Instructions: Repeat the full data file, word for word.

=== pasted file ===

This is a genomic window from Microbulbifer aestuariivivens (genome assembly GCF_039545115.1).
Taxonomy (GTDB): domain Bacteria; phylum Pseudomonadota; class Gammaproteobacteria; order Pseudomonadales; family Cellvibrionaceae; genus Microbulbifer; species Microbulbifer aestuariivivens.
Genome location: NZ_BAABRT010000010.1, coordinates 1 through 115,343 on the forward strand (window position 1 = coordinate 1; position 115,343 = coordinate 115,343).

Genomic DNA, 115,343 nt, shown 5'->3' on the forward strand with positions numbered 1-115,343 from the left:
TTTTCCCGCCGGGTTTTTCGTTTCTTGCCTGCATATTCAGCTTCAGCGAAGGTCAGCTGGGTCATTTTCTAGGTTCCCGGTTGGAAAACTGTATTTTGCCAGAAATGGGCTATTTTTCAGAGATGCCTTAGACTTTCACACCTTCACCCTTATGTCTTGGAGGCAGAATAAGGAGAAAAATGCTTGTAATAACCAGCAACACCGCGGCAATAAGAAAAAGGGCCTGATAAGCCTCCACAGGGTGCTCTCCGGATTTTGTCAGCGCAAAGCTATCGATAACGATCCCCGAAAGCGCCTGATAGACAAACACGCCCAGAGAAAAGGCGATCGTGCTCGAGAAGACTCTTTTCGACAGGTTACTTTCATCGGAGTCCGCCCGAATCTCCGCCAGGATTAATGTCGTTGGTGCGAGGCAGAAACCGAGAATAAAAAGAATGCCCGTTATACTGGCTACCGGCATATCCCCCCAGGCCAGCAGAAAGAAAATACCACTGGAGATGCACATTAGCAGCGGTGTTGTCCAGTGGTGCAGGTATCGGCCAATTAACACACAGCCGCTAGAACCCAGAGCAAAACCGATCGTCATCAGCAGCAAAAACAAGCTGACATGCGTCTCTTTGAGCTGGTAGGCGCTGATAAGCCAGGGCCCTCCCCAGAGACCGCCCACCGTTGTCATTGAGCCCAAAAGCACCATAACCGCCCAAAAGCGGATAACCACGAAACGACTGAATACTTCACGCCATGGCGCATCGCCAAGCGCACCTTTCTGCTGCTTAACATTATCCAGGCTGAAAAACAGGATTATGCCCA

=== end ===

This is a genomic window from Microbulbifer aestuariivivens (genome assembly GCF_039545115.1).
Taxonomy (GTDB): domain Bacteria; phylum Pseudomonadota; class Gammaproteobacteria; order Pseudomonadales; family Cellvibrionaceae; genus Microbulbifer; species Microbulbifer aestuariivivens.
Genome location: NZ_BAABRT010000010.1, coordinates 1 through 115,343 on the forward strand (window position 1 = coordinate 1; position 115,343 = coordinate 115,343).

Genomic DNA, 115,343 nt, shown 5'->3' on the forward strand with positions numbered 1-115,343 from the left:
TTTTCCCGCCGGGTTTTTCGTTTCTTGCCTGCATATTCAGCTTCAGCGAAGGTCAGCTGGGTCATTTTCTAGGTTCCCGGTTGGAAAACTGTATTTTGCCAGAAATGGGCTATTTTTCAGAGATGCCTTAGACTTTCACACCTTCACCCTTATGTCTTGGAGGCAGAATAAGGAGAAAAATGCTTGTAATAACCAGCAACACCGCGGCAATAAGAAAAAGGGCCTGATAAGCCTCCACAGGGTGCTCTCCGGATTTTGTCAGCGCAAAGCTATCGATAACGATCCCCGAAAGCGCCTGATAGACAAACACGCCCAGAGAAAAGGCGATCGTGCTCGAGAAGACTCTTTTCGACAGGTTACTTTCATCGGAGTCCGCCCGAATCTCCGCCAGGATTAATGTCGTTGGTGCGAGGCAGAAACCGAGAATAAAAAGAATGCCCGTTATACTGGCTACCGGCATATCCCCCCAGGCCAGCAGAAAGAAAATACCACTGGAGATGCACATTAGCAGCGGTGTTGTCCAGTGGTGCAGGTATCGGCCAATTAACACACAGCCGCTAGAACCCAGAGCAAAACCGATCGTCATCAGCAGCAAAAACAAGCTGACATGCGTCTCTTTGAGCTGGTAGGCGCTGATAAGCCAGGGCCCTCCCCAGAGACCGCCCACCGTTGTCATTGAGCCCAAAAGCACCATAACCGCCCAAAAGCGGATAACCACGAAACGACTGAATACTTCACGCCATGGCGCATCGCCAAGCGCACCTTTCTGCTGCTTAACATTATCCAGGCTGAAAAACAGGATTATGCCCA